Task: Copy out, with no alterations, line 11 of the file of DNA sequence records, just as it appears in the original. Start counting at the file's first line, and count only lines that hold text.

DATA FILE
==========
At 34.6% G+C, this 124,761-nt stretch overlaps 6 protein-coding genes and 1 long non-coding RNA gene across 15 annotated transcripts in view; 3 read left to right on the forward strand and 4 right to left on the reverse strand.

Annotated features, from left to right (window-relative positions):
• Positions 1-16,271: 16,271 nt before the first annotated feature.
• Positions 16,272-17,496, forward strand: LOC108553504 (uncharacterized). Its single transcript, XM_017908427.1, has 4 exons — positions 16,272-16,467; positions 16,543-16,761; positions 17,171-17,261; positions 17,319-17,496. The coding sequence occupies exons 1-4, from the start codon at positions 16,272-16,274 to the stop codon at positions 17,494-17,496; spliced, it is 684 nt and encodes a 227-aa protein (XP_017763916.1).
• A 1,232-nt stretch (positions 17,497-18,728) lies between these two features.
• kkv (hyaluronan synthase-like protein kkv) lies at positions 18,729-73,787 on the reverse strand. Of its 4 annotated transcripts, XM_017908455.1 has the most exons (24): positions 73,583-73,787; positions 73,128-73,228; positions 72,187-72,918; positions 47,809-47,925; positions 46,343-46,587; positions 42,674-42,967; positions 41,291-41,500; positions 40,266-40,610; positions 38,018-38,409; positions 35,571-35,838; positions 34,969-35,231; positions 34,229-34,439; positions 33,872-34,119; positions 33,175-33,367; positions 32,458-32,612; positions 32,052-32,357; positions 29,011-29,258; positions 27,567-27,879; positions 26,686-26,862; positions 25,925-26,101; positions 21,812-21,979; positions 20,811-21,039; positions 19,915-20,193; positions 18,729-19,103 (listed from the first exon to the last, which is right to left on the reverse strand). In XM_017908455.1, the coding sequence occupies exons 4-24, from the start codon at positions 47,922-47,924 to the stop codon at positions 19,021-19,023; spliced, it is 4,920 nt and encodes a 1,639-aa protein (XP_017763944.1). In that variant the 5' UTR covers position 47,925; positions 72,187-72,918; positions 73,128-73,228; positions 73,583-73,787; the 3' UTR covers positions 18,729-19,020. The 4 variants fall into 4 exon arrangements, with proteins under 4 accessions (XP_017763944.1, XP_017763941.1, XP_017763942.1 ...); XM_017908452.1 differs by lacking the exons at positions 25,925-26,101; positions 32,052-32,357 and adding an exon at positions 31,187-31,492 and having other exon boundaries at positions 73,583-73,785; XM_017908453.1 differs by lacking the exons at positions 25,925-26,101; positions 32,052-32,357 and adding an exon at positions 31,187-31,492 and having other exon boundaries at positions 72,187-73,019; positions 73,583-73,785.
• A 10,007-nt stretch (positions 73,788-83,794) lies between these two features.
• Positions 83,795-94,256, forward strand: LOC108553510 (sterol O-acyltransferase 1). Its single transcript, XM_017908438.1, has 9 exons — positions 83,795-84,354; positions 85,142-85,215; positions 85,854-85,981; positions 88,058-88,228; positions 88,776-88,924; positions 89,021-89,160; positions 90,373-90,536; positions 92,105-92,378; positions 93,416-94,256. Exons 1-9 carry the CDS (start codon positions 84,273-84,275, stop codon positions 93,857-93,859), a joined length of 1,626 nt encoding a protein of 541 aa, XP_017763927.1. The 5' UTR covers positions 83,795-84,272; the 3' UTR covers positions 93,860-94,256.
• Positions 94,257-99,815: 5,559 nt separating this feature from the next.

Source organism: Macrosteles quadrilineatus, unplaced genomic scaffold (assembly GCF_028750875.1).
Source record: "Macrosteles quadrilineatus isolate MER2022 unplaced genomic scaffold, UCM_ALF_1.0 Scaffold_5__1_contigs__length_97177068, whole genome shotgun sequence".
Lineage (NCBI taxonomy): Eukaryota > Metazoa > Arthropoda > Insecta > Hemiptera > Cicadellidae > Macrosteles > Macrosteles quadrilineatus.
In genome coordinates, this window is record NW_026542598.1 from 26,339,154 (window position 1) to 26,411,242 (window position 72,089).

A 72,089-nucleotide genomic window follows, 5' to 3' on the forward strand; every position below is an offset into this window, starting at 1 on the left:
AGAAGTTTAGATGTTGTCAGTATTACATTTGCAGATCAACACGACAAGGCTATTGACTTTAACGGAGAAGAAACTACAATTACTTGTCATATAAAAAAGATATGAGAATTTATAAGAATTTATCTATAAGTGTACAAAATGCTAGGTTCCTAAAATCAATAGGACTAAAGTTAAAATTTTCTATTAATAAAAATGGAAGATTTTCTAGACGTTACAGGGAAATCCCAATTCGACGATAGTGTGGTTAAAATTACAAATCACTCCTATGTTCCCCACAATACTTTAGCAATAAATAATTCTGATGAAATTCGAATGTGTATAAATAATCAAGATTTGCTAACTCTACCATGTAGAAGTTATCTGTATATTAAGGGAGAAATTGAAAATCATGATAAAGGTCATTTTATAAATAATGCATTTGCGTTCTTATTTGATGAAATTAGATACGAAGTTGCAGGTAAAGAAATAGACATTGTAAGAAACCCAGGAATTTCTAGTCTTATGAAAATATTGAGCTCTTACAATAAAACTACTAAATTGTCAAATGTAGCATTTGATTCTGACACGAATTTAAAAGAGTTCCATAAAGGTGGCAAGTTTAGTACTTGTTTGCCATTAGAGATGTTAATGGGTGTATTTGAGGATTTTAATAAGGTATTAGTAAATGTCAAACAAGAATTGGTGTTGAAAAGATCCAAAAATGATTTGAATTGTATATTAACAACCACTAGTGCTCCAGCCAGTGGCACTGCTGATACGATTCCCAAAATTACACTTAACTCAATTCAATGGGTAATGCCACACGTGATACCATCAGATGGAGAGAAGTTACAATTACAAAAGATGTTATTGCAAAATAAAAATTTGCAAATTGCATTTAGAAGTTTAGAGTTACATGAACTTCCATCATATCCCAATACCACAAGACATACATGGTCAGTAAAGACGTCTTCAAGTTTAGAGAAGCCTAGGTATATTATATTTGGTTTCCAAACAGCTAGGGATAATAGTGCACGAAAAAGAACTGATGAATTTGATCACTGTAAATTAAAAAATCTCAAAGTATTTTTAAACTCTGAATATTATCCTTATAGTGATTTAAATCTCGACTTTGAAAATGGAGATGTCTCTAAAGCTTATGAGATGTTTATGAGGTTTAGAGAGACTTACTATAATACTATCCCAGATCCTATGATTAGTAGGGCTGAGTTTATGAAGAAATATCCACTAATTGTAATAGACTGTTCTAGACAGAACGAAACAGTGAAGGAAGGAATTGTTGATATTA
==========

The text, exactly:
Source record: "Macrosteles quadrilineatus isolate MER2022 unplaced genomic scaffold, UCM_ALF_1.0 Scaffold_5__1_contigs__length_97177068, whole genome shotgun sequence".